The majority of my time this week is going to be spent reading budgets, hearing presentations and suggestions about budgets and writing about budgets. And I do it so you don't have to.
But just in case you want to...
The city of Urbana posted Mayor Laurel Prussing's budget proposal on its website this morning when it was officially released. My story appeared in today's newspaper. Comptroller Ron Eldridge may have put it best -- he said it might as well have been a copy-and-paste job from last year with the dates changed.
There are a few key changes for Urbana, though: The 2-cent motor fuels tax that went into effect last year is helping to pay for some capital projects, and there were a few other revenue additions (a new towing fee and natural gas use tax, for example).
Urbana has been able to fend off drastic cuts like those we saw in Champaign a few months ago, but they have done so by drawing down reserve funds (you might call it dipping into the "rainy day" account) and delaying a few capital projects. If the economy continues the way it is, Eldridge said the city can only operate that way for a couple more years.
The biggest questions about Urbana's budget have yet to be answered. Officials have imposed a wage freeze, but the city is awaiting the results from a new police union contract. If the police get a raise, that could have a ripple effect on some other city wages, and budgeters are going to have to find a way to make up that money.
And the state continues to threaten a diminution of the amount of income tax it shares with local governments. Eldridge said today that as much as $3.2 million could be lost if the state withholds that money. That's roughly 10 percent of the general operating budget.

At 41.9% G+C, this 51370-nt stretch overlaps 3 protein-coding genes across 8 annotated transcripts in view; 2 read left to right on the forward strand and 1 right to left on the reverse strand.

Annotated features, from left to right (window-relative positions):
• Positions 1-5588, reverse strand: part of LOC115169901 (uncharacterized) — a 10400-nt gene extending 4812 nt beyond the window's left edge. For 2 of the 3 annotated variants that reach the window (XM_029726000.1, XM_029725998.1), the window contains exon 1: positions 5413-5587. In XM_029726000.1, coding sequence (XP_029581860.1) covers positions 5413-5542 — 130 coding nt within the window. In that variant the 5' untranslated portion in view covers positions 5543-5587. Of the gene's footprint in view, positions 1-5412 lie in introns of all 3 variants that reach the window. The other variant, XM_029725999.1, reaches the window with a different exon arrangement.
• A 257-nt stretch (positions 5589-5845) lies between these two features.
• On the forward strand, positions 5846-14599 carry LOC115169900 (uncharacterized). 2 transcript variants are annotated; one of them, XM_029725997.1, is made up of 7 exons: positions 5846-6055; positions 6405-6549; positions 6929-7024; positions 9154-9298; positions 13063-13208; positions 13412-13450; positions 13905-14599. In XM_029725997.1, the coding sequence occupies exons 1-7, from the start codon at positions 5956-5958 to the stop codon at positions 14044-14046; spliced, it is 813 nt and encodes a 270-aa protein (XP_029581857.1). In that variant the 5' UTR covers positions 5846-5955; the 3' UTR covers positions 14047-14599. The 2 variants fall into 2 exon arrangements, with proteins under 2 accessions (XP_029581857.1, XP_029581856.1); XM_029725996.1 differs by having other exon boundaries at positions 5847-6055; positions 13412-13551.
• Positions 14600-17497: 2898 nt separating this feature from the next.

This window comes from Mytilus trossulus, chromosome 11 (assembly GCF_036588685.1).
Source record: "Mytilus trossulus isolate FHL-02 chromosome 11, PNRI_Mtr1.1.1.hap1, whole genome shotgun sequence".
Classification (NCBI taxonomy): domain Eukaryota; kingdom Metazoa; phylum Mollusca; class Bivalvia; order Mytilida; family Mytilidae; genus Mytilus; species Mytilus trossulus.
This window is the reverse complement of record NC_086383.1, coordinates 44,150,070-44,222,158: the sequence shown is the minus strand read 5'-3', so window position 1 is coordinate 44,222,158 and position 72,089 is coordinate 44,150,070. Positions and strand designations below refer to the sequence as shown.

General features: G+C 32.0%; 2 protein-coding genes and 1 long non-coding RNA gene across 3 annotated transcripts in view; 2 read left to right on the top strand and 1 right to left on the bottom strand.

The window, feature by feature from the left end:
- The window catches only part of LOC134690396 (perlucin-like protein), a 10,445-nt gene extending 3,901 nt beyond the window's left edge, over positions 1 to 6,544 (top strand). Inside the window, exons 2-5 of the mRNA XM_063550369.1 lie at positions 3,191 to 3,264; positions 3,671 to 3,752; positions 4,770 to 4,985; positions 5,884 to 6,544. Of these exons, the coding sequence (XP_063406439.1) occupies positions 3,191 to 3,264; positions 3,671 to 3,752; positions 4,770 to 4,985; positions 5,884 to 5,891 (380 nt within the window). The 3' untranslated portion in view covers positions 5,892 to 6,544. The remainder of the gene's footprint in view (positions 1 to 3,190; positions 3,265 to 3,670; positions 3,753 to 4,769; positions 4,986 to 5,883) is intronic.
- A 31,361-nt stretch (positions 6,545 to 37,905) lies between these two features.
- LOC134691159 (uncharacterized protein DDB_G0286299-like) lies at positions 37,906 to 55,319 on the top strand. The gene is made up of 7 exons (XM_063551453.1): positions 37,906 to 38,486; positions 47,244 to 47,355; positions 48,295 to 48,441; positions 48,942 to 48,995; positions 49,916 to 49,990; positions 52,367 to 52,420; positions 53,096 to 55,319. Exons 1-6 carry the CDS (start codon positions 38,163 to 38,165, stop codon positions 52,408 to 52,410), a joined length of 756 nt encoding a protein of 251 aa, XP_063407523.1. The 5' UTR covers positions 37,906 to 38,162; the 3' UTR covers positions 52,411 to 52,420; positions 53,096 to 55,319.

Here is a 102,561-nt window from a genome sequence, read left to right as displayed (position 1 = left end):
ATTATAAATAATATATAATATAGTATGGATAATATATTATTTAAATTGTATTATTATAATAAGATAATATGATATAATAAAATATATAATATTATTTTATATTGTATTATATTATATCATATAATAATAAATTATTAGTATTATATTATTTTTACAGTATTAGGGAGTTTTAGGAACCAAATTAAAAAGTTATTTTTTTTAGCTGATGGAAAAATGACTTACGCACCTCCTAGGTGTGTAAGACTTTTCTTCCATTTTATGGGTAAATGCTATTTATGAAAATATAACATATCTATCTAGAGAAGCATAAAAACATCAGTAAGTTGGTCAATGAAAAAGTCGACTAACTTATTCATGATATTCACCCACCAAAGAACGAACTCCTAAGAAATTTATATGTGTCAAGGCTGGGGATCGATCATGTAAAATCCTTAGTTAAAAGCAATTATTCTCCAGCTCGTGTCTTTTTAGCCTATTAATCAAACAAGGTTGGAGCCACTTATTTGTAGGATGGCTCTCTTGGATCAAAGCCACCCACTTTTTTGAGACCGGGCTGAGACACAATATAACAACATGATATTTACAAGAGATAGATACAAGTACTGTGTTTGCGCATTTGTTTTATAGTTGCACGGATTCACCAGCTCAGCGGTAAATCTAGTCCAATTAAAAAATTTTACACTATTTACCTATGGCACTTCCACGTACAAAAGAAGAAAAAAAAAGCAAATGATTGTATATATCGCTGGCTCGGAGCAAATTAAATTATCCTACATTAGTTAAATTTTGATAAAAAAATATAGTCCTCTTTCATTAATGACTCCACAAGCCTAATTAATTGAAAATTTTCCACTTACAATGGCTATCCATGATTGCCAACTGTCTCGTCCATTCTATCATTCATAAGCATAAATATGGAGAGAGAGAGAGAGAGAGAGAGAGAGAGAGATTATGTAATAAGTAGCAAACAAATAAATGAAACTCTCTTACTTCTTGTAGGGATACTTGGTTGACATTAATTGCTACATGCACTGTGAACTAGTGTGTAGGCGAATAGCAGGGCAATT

"I don't think we could afford cutting our services that much," Prussing said today. Instead, she believes the city would look to raise revenues.
The city council this week will see a budget proposal for the first time. My story about that also appeared in today's newspaper.
More cuts are expected, but not nearly as dramatic as we saw earlier this year.
Here's the budget message the city council will receive. If you don't mind reading through the technicalities of how and why the cuts are needed, then the first 16 pages are very informative. Like they have in the past, budgeters are saving direct services by borrowing money from some other city funds. I won't go into the details here of how this works, but I will give you an hypothetical example: A few road projects might not get done to save the jobs of, say, a few police officers or firefighters.
But if you want the nitty-gritty of the Champaign budget cuts, jump to page 17. There starts a list of everything city officials are proposing to cut in the next budget cycle. Items listed as "Rank 1" or "Rank 2" are proposed to be cut out of the budget for an indefinite amount of time (probably years, if not forever). Items listed as "Rank 3" would be gone for, they hope, only one year.
And items listed "Rank 4" are the contingencies. If budgeters realize halfway through the year that costs are running higher and revenues are lower (like what happened this year) those "Rank 4" items are on the chopping block. Those are the cuts that also seem the most extreme: three firefighters, a police officer and a school resource officer are on that list, among some other cuts.
I definitely did not cover everything there is to know about the two cities' budgets in this post, so if you have any questions, please feel encouraged to post them in the comments below, email me or send me a message on Twitter.